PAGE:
|Year of offer||2017|
|Subject level||Graduate coursework|
|Fees||Subject EFTSL, Level, Discipline & Census Date|
Modelling is a fundamental component of Environmental Science, being used for prediction, monitoring, auditing, evaluation, and assessment. This subject introduces students to a wide range of models used by environmental scientists including models of climate change, population dynamics, pollution, hydrology, habitat and species distributions. Both deterministic and stochastic models are used as examples. The subject explains how to develop conceptual models that can then be quantified and analysed using mathematical and statistical methods. Topics covered include development of the basic model structure, estimation of parameters and calibration, methods of analysis, sensitivity analysis, model evaluation and model refinement. The subject teaches students how to simplify apparently complex problems.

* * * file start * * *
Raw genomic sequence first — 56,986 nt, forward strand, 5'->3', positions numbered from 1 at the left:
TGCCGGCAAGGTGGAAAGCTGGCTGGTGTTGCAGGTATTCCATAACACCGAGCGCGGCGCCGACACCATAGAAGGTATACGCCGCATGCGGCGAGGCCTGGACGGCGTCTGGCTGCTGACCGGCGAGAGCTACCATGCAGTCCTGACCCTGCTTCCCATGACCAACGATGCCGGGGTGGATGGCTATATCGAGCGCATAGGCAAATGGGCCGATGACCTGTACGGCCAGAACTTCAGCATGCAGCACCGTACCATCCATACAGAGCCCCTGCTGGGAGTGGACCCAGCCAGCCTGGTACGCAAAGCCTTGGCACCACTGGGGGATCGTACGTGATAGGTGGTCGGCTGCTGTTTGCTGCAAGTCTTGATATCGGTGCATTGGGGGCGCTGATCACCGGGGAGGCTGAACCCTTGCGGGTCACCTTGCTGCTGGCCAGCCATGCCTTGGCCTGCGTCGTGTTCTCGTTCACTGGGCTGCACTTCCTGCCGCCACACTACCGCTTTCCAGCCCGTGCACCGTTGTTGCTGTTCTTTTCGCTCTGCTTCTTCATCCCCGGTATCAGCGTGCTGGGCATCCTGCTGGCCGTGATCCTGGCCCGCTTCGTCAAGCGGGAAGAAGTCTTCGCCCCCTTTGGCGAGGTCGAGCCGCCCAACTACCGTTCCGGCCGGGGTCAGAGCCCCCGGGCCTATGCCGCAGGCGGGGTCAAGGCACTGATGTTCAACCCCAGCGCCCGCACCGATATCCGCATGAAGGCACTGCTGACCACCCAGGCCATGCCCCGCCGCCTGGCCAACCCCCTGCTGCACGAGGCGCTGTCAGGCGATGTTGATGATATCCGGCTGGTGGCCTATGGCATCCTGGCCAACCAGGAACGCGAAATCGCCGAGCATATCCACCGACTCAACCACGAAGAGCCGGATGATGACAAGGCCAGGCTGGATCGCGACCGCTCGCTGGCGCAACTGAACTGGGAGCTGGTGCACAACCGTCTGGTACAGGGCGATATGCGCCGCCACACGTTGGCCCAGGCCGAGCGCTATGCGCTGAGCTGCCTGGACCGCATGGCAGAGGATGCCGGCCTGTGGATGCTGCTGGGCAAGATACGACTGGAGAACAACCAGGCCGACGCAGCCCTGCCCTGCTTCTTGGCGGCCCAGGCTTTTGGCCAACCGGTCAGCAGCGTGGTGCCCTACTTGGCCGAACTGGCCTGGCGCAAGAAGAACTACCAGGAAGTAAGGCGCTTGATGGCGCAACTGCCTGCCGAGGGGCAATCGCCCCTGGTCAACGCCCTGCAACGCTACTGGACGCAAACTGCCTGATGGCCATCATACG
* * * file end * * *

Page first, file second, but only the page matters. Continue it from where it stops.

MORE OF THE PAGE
Intended learning outcomes
The subject aims to provide students with:
- an appreciation for the role of modelling in environmental science;
- an overview of the range of environmental models in use;
- the skills required to model environmental systems and processes;
- an introduction to the construction and mathematical analysis of environmental models; and
- a high level of ability to analyse and evaluate environmental models.
Generic skills gained from this subject include:
- synthesis of information from a range of sources;
- appropriate simplification of complex problems to make them amendable to analysis;
- high level written communication and presentation skills;
- high level oral communication and presentation skills;
- the ability to exercise critical judgement, think rigorously and independently, account for decisions, and solve problems; and
- application of advanced analytical methods.